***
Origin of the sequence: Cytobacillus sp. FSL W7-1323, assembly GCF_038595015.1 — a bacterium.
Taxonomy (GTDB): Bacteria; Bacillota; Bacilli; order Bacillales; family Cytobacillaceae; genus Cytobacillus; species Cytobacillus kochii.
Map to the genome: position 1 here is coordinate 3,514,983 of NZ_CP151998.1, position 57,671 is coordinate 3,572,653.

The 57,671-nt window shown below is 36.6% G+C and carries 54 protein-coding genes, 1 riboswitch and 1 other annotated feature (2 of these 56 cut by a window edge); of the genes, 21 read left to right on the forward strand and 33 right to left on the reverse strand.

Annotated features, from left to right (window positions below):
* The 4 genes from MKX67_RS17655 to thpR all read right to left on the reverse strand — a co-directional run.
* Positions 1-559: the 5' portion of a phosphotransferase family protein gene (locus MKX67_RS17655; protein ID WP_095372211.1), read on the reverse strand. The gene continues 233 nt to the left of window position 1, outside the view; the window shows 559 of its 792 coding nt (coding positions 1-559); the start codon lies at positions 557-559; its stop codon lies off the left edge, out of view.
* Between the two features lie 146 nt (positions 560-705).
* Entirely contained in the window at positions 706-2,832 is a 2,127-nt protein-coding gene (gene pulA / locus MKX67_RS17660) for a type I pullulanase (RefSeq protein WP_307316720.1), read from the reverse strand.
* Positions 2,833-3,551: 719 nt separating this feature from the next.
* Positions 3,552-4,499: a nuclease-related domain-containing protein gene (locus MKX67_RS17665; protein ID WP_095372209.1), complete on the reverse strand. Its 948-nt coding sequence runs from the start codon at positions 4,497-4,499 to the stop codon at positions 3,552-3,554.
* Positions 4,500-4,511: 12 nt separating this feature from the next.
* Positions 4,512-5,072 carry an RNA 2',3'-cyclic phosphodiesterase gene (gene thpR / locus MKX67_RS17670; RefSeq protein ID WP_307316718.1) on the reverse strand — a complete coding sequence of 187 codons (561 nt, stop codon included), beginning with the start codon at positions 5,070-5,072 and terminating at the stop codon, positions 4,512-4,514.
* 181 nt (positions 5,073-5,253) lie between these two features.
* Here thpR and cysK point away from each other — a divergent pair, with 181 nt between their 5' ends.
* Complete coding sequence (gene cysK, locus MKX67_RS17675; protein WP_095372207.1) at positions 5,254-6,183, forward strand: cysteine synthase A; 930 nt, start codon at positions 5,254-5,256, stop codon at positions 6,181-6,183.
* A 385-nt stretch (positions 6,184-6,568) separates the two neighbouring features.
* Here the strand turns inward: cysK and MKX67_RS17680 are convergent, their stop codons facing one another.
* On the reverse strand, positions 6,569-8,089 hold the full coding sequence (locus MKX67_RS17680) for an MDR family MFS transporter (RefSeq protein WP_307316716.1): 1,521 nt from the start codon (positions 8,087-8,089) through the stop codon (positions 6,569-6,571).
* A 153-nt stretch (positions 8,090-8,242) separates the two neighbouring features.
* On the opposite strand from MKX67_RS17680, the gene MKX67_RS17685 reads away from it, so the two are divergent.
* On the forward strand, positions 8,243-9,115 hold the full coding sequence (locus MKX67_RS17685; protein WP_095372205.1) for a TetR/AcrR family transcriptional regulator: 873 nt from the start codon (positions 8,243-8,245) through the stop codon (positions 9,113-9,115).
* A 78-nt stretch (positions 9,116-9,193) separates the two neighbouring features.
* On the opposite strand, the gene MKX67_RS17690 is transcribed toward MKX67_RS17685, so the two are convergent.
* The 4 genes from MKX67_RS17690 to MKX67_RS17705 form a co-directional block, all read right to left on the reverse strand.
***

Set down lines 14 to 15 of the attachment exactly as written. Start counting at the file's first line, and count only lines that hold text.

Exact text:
* 181 nt (positions 5,073-5,253) lie between these two features.
* Here thpR and cysK point away from each other — a divergent pair, with 181 nt between their 5' ends.